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The Sense of an Ending (2017)

PG-13 | | Drama | 10 March 2017 (USA)
2:30 | Trailer

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A man becomes haunted by his past and is presented with a mysterious legacy that causes him to re-think his current situation in life.



(novel), (adaptation) | 1 more credit »
1,183 ( 512)
1 win. See more awards »



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Cast overview, first billed only:
Tony Webster
Veronica Ford
Margaret Webster
Susie Webster
Mr. Hunt
Sarah Ford
David Ford
Jack Ford
Young Tony
Young Veronica
Adrian Finn
Colin Simpson
Hilton McRae ...
Alex Stuart
Jack Loxton ...
Young Colin Simpson
Young Alex Stuart


A man becomes haunted by his past and is presented with a mysterious legacy that causes him to re-think his current situation in life.

Plot Summary | Add Synopsis


Unravel the truth.



Motion Picture Rating (MPAA)

Rated PG-13 for thematic elements, a violent image, sexuality and brief strong language | See all certifications »

Parents Guide:





Release Date:

10 March 2017 (USA)  »

Also Known As:

El sentido de un final  »

Filming Locations:


Box Office

Opening Weekend:

$276,816 (USA) (24 March 2017)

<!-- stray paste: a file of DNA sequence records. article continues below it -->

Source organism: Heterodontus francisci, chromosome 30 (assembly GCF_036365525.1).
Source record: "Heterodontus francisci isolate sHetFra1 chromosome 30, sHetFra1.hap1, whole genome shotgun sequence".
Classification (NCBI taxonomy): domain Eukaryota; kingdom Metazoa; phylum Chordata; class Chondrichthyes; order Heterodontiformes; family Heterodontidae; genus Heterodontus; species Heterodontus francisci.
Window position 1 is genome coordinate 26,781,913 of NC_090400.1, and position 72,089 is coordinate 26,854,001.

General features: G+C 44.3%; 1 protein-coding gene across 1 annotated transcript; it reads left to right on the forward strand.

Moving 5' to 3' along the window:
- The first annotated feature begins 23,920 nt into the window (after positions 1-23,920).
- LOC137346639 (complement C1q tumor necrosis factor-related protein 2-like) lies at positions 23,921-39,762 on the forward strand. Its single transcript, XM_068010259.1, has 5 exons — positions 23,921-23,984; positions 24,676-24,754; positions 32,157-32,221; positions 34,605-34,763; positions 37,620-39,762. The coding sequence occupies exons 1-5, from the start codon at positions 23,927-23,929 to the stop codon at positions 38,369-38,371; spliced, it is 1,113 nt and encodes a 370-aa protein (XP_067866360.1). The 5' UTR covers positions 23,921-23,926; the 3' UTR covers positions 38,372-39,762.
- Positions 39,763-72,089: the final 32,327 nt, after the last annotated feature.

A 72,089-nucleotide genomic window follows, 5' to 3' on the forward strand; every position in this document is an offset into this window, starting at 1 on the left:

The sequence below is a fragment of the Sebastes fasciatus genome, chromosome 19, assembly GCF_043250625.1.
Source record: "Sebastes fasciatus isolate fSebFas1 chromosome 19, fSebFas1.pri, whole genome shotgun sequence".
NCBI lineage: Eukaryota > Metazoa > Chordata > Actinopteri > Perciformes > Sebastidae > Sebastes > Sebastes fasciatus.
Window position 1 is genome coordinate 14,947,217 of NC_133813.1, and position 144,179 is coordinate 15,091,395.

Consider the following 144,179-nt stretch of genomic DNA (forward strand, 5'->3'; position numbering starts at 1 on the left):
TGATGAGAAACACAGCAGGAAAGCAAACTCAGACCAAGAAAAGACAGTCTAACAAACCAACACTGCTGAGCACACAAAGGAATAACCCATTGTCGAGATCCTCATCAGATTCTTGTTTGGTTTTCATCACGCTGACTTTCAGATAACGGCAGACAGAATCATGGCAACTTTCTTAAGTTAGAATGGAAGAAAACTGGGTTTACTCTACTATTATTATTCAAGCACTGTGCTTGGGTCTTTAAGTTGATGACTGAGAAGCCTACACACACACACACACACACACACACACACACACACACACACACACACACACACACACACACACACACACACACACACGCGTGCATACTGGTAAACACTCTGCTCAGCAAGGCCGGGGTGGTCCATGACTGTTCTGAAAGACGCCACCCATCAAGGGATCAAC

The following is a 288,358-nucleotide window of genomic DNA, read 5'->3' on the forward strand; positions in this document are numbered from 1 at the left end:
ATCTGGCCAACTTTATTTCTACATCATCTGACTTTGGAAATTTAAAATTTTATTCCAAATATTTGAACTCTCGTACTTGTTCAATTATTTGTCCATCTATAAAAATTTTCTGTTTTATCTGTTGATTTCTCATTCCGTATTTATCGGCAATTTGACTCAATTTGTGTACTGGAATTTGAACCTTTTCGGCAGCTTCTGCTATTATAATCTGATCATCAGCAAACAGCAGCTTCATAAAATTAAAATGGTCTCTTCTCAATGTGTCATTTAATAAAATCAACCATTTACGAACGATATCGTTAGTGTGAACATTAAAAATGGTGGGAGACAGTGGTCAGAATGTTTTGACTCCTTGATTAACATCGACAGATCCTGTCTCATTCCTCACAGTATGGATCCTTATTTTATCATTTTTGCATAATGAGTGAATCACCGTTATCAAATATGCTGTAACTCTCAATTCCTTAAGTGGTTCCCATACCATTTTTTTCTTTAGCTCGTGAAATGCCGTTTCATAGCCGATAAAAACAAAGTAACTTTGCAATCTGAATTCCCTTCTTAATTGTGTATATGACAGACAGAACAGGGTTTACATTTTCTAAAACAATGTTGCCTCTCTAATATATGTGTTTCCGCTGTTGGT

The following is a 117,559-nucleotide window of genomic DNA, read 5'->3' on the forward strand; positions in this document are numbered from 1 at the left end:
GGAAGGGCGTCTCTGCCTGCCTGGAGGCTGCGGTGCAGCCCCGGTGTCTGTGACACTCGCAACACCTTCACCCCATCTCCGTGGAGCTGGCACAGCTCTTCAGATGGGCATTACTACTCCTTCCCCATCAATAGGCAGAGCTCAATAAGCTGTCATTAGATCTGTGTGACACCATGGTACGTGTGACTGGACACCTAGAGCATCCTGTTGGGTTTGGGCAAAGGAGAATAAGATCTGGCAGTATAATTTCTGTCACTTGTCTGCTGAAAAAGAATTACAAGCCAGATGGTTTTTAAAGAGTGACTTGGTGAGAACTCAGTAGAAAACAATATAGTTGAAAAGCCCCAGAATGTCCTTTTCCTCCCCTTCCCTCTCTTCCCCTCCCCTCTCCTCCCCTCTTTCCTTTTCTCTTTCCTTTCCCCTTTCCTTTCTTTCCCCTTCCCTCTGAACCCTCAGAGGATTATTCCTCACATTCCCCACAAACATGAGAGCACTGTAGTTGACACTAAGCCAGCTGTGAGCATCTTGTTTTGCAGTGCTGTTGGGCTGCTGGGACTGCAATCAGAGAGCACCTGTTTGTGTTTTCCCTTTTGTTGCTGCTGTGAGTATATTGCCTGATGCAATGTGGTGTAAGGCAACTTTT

$1,235,432 (USA) (31 March 2017)

Company Credits

Show detailed on  »

Technical Specs



Aspect Ratio:

2.35 : 1
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Did You Know?


Matthew Goode and Emily Mortimer previously appeared in Match Point (2005). See more »


At the dinner scene set in the 1960s the Emily Mortimer character quotes from Larkin's poem Aubade. This poem was not published until December 1977. See more »

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User Reviews

Fine, moving adaptation of one of Barnes' best novels
17 April 2017 | by (United Kingdom) – See all my reviews

After somewhat iffy reviews and some discouraging interviews I was really pleased by this movie. The novel has great depth and touches on weighty topics, leaving certain unresolved issues in its wake. Payne (scriptwriter) and Batra take on a very challenging job and with the help of a stellar cast they make as good an adaptation as anyone could reasonably expect. Broadbent is magnificent as the male lead and all the female ones are excellent. The cinematography is outstanding with some exterior shots that take your breath away, indeed Batra lingers on them a bit too long, though one can see why!

There is a good deal to admire. The interweaving of past and present is highly skilled, the recreation of sixties milieus authentic. The school scenes rang true - I went to an all boys grammar school in the sixties and they get it right with the exception of the swearing. Incredible as it may seem to some people, swearing was unusual fifty years ago. I loved the way the painful weekend at Chislehurst - central to the mystery - was handled.

There were a few lapses of judgement and taste but overall I would rate this as one of the best movies I have seen in the past year. It deserves awards.

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